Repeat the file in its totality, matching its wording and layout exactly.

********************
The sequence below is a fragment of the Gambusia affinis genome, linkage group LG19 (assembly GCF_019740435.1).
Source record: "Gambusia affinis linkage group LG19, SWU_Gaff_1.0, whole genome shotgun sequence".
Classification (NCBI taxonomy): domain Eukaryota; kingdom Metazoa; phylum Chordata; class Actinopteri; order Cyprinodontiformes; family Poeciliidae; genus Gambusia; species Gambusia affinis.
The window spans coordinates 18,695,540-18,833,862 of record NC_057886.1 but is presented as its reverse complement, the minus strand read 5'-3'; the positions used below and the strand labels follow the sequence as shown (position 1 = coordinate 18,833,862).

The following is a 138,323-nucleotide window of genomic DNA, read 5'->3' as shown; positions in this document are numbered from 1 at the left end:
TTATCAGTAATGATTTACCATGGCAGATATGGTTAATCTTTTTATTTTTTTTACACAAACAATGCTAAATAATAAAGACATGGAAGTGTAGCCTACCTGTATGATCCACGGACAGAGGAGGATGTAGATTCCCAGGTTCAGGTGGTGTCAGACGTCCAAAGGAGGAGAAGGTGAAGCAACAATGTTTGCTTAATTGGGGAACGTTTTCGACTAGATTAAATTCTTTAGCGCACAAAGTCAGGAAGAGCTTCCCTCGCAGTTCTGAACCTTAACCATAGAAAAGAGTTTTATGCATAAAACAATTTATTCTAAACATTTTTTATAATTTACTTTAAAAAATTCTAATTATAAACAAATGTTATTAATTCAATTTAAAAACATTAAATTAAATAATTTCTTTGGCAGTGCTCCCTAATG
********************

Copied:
The sequence below is a fragment of the Gambusia affinis genome, linkage group LG19 (assembly GCF_019740435.1).
Source record: "Gambusia affinis linkage group LG19, SWU_Gaff_1.0, whole genome shotgun sequence".
Classification (NCBI taxonomy): domain Eukaryota; kingdom Metazoa; phylum Chordata; class Actinopteri; order Cyprinodontiformes; family Poeciliidae; genus Gambusia; species Gambusia affinis.
The window spans coordinates 18,695,540-18,833,862 of record NC_057886.1 but is presented as its reverse complement, the minus strand read 5'-3'; the positions used below and the strand labels follow the sequence as shown (position 1 = coordinate 18,833,862).

The following is a 138,323-nucleotide window of genomic DNA, read 5'->3' as shown; positions in this document are numbered from 1 at the left end:
TTATCAGTAATGATTTACCATGGCAGATATGGTTAATCTTTTTATTTTTTTTACACAAACAATGCTAAATAATAAAGACATGGAAGTGTAGCCTACCTGTATGATCCACGGACAGAGGAGGATGTAGATTCCCAGGTTCAGGTGGTGTCAGACGTCCAAAGGAGGAGAAGGTGAAGCAACAATGTTTGCTTAATTGGGGAACGTTTTCGACTAGATTAAATTCTTTAGCGCACAAAGTCAGGAAGAGCTTCCCTCGCAGTTCTGAACCTTAACCATAGAAAAGAGTTTTATGCATAAAACAATTTATTCTAAACATTTTTTATAATTTACTTTAAAAAATTCTAATTATAAACAAATGTTATTAATTCAATTTAAAAACATTAAATTAAATAATTTCTTTGGCAGTGCTCCCTAATG